Alarms blare as a spotlight follows a slick ashen black coat disappearing into darkness. Demons in the guise of guards give chase, hiding their true grotesque form behind a mask. Their target, a young man, wears a cocky smile on his face as he evades their myriad security systems. He could fight his pursuers by calling upon the help of an otherworldly entity, a god-like fragment of humanity called a Persona, but for now this leather and latex clad, gun toting adolescent’s allies have convinced him escape is the best option. Without a second thought he throws himself out the fifth story window of the palace he has just infiltrated. With that same cocky grin he checks over his score, an amount of loot easily equal to a few hundred yen. Just another typical day in the night of your average Tokyo high school student.Welcome to the Phantom Thieves. A guild of gentlemen thieves and lady cat burglars that steal people’s hearts for the good of all Japanese society.
This is a highly stylish game, carried by a cell shaded animation style over a Jazz, Soul and Disco inspired soundtrack. Visually it’s a great example as to how a video game can do a lot with a little, for as stylish as it looks there’s not very much going on under the hood graphically. Emotionally, Persona 5 really tries to reconcile the more upbeat, stylish, bubblegum pop culture of Persona 3 and 4 with the darker, character oriented Persona 2 Eternal Punishment and Innocent Sin. For the most part Persona 5 blends these aspects smoothly making for a title that is both fun loving and dark, a world that is modern and believable while allowing for laughs.
Reconciling the series goes beyond characters and story, extending to the title’s gameplay. Returning from the first trilogy and the greater SMT series is the use of firearms, as well as the ability to negotiate with demons. Are you trying to reason with a demon as to why they should join your team, but they choose to give you lip? Fire a warning shot into the sky. Guns also provide their own elemental class, being a second type of physical damage and effectively returning to Persona’s earlier series usage of multiple physical damage types. Persona 5 adds two new elements to the gameplay mix as well, returning to the old Nuclear oriented Frei line of spells and tossing in Psy damage, which I personally extend to mean Psychedelic due to its trippy 1960s spell animations.
The last of the new combat features includes the ability to send a member of your team off during a major boss battle to sneak around and do some serious damage. This made for truly exciting bosses that required I be on my toes, be smart about which Thief I was temporarily removing from my rotation, and coming up with strategy to counter boss behaviors. At least at first. As the game goes on it begins to lose focus on what made those initial bosses so great. I would say some even mix the worst of new school and old school features, where bosses became a simple DPS race (new school) after a long series of resource draining boss rushes (old school). There were a couple of bosses that required some of the classic and incredibly fun SMT gameplay of juggling buffs, debuffs and exploiting elemental damage, but more often than not bosses would forgo any kind of weakness, resulting in a rather boring match that required pure brute force.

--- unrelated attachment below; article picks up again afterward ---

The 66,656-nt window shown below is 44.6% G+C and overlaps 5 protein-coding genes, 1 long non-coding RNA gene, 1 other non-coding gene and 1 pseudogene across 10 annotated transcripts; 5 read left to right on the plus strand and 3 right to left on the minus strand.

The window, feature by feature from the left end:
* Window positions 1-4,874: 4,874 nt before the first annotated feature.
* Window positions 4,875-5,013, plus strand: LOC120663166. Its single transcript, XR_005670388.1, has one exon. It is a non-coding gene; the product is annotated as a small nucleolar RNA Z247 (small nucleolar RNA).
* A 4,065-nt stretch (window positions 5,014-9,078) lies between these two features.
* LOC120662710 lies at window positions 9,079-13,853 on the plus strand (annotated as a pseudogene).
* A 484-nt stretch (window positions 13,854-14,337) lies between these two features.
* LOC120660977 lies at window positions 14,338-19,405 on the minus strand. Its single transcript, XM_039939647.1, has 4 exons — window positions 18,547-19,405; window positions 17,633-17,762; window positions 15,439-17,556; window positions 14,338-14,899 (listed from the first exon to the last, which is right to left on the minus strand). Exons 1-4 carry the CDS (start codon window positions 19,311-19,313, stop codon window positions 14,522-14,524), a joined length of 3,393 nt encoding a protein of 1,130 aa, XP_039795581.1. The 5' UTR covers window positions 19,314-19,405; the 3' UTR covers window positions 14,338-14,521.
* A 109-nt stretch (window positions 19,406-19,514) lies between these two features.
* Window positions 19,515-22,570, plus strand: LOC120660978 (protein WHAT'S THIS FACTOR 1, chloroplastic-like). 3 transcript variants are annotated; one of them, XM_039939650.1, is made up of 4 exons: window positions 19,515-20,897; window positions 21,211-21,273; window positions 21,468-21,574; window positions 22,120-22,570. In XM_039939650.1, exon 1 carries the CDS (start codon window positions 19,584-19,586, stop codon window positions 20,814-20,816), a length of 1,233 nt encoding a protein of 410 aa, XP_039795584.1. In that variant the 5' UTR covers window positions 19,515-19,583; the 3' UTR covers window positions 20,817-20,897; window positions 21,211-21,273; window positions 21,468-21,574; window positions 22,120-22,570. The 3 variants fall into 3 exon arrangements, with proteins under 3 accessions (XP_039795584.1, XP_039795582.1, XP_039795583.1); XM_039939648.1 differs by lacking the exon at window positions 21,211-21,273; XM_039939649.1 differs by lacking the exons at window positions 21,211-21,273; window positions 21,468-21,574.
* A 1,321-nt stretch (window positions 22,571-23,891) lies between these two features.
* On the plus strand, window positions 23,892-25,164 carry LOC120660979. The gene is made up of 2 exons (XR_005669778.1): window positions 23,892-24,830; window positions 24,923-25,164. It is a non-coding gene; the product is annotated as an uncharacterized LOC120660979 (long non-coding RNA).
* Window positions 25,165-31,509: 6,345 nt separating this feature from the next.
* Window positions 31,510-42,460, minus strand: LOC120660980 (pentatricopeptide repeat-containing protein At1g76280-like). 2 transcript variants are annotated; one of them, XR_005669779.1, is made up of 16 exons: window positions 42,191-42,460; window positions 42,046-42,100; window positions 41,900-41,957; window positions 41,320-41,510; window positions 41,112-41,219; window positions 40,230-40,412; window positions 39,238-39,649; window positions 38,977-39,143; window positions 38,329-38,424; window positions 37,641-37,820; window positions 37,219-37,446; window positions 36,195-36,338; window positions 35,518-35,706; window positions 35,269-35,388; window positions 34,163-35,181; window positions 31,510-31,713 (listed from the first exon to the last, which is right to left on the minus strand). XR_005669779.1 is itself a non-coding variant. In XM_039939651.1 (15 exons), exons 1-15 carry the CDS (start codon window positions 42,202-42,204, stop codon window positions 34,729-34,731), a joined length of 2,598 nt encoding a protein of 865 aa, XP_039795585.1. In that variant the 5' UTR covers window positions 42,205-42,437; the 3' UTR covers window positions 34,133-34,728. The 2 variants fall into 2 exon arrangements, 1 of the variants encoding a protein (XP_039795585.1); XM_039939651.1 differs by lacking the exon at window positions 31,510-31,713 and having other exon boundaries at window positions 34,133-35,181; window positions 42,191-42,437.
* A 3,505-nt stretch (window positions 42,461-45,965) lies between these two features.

Stealth makes its way into the franchise for the first time. Sneaking behind an enemy’s back or hiding behind a pillar would ensure they couldn’t see you, while running versus walking would garner loads of attention. You could also ‘hide’ behind objects, chairs, tables, plants, to be completely invisible to your enemies. This all played key into combat and difficulty. More alarms meant more enemies on the lookout for the sneak thieves. Hiding meant positioning yourself for an ambush, while being spotted allowed the enemy to surround you in battle should you be caught. As the game goes on ambushing and being ambushed play a more significant role in tactics. Stealth was mostly inoffensive, if rudimentary and not particularly challenging, though made for some eyerolling moments when a wonky, somewhat locked camera refused to give you a good angle on where to move next.
The dungeons, called Palaces in this title, are similar in that they initially offer up really tight design and aesthetics, then slowly deteriorate into long chores that don’t have much to offer in terms of interesting scenery. P-Studio has mostly dropped randomly generated dungeons, though there still is one, in favor of pre-made romps. While the first half of these palaces are amazing (a-MAZE-ing?) I could have done without several of the late game crawls. I can guarantee that most palaces in the game will be long distance sprints that eat up hours of your time.
I didn’t mind that an entire evening could disappear crawling through a single palace just as long as the puzzles were interesting and well thought out in their challenge, but the second half of these dungeons opted for gimmick based gameplay that played up the cheapness. We go from the brilliance of a bank with a loop around shortcut structure to long narrow corridors that throw out the game’s stealth mechanics and force combat with easy fail states. The game painfully, excruciatingly, confuses a resource drain on SP, your magic points, for difficulty. In Persona 3 and 4 it was up to my judgement when I left a dungeon, whether it be from exhaustion and item attrition or having satisfied myself with loot and boss kills. In this title it feels like they were trying to force me out simply by not giving me reasonable ways to refund my magic.